When Doves Cry: Imprudently Cautious

If there was one word Yellen emphasized yesterday it was caution.  The dot plot reflected that as well.  Can one ask if the Fed is being too cautious?   

Yellen acknowledged that the Fed's assessment of the US economy had not changed much from December.  There is little reason it should.  However, it is difficult to reconcile that with the substantial change in the forward guidance, and the halving of the rates hikes that are deemed appropriate this year. 

The US labor market continues to heal.  It is not just that the jobs creation remains strong and that the unemployment rate is below 5%, but the underemployment measure (U-6) made new cyclical low last month at 9.7%. The four-week moving average of weekly jobless claims stands at 268k.  In this cycle, it has rarely been lower.   

The labor market is critical for the Fed's leadership.  It is not only a mandate, but it is the key to the Fed's leadership understanding of inflation.   Headline inflation moves to core and core is driven by wages. 

Core price pressures have risen.  Despite the dollar's rise, which in broad trade-weighted terms peaked in mid-January, and the drop in energy prices, core CPI, and the core PCE deflator rose steadily last year.  Yesterday, February CPI was released.  The core measure rose 2.3% year-over-year.  That is its fastest pace in nearly four years.  The core PCE deflator lags behind the core CPI due to methodological and composition reasons.  However, it was at 1.7% in January.  This is just above the 2014 peak at which time the Fed cautioned that inflation bump was transitory (which it was as the core PCE slipped back toward 1.2% in the middle of last year. 

Inflation expectations have also risen markedly.  The five-year breakeven rose from about 95 bp on February 9 to 1.51% today, which is the highest since last July.  The 10-year breakeven has risen from 1.2% on February 10 to 1.63% today, a new four-month high.  

Some have argued that the dollar's strength is steadying the Fed's hand.  However, the Federal Reserve's broad trade-weighted dollar has eased 3.8% since January 20.  Today it is below levels that prevailed when the Fed hiked in December.  

Many investors and journalists were worried about the US slipping into a recession.  However, Q4 15 growth was revised up, and Q1 16 growth is returning to the post-crisis trend pace near 2%.   Moreover, the evidence is beginning to accumulate to suggest that the oil and inventory headwinds on the US economy may be dissipating.  March Empire State survey and today's Philly Fed survey were stronger than expected, including the forward-looking new orders components.  This suggests upside potential to the next manufacturing ISM/PMI.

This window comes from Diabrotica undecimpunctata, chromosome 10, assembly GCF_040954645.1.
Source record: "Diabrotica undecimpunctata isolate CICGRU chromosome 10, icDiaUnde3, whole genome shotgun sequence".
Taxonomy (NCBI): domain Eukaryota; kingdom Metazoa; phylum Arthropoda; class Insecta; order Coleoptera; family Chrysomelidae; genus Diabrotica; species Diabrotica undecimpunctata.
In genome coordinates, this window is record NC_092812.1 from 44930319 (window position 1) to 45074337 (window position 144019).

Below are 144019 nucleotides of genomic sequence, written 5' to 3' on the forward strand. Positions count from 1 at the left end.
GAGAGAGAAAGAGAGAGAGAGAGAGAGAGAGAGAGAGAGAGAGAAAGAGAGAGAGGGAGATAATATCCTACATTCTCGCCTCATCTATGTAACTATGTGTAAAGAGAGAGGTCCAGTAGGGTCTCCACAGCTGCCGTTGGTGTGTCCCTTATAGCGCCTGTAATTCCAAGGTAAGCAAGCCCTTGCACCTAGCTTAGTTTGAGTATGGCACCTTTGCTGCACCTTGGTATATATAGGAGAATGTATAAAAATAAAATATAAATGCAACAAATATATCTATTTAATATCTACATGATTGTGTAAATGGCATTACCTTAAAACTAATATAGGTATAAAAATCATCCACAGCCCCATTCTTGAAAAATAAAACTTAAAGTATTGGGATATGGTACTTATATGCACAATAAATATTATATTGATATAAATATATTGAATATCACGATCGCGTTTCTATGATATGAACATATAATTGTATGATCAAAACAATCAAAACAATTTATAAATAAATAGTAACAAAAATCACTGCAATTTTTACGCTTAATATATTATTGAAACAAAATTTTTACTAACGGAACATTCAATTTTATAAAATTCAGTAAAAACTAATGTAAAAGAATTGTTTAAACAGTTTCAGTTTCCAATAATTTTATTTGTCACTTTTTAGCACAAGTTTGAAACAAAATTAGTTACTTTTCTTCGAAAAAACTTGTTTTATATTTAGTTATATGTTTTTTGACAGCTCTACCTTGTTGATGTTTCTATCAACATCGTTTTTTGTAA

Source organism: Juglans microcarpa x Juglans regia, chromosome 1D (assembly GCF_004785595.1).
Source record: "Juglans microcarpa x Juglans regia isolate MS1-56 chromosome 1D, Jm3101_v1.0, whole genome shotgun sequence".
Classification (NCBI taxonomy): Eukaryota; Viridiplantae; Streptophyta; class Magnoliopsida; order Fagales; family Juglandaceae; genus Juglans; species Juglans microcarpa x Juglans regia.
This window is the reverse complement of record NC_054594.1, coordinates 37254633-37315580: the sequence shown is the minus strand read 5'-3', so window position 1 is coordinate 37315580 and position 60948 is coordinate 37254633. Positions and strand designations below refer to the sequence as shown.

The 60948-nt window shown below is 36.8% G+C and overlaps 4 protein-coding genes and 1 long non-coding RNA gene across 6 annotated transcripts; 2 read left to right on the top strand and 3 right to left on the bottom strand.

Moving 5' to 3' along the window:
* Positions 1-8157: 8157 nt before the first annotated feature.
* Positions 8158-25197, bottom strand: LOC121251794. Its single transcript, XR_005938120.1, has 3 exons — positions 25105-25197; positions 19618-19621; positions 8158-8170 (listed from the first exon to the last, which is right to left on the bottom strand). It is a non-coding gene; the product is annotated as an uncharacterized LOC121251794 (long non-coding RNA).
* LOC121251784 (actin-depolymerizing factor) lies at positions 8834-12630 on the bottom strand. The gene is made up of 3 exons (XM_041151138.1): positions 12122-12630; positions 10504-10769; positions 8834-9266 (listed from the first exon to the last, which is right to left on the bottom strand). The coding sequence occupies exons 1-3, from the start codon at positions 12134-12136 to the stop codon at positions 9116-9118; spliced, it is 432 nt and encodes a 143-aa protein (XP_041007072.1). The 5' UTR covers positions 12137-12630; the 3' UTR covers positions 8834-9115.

A combination of temporal inconsistencies, like playing down market-based measures of inflation and then citing them, or saying that the economic assessment has not changed much and cutting the number of hikes anticipated to 2 from 4, raises questions about the Fed's credibility.   Fed officials, who are well aware of market developments are cognizant of these concerns. 

We are concerned that the Federal Reserve over-corrected its December excesses.  We are concerned that the market has overreacted to what had generally been anticipated., including the more to two hikes.  While investors see the mote in officials who change their forecasts and forward guidance, they are less aware of the beam of their own shifts.   

At the end of last year, the December 2016 Fed funds futures contract priced in more than two hikes this year.  On 30, December 2015, the December 2016 Fed funds futures implied 90 bp yields.  On 11 February, it had fallen to 34.5 bp.  It now is 60.5 bp.  Are market guesses and forecasts more credible than the Fed?  It may depend on when the question is answered

Many participants are frustrated.  The BOJ, ECB, and today, Norway's central bank, eased policy, and their respective currencies have rallied.  The media often portrays this some kind of new development, which it also says, raises questions about the credibility of central banks.  Balderdash.  Markets are not only incredible aggregators of information but are also a large discounting mechanism.  Often the dollar, for example, would sell-off on anticipation of QE and rally on the fact. 

Norges Bank's rate cut today was widely anticipated.  The ECB move was widely anticipated.  The BOJ's at the end of January was a notable surprise.  A few days earlier, Kuroda had seemed to rule out negative interest rates.  However, we suggest that the negative rate surprise fanned the anxiety that had been driving markets since the start of the year.  It spurred the unwinding short yen hedges and the buying back of the yen that was used to fund the purchase of risk assets. 

As is well appreciated, monetary policy impacts with a lag.  The Fed's leadership has cautioned that delaying rate hikes too much could spur more aggressive moves later.  This has not changed.   Although the pricing of the Fed funds futures and discussions with market participants do not agree (yet), we continue to think a June rate hike remains the most likely scenario. 


When Doves Cry: Imprudently Cautious When Doves Cry:  Imprudently Cautious Reviewed by Marc Chandler on March 17, 2016 Rating: 5
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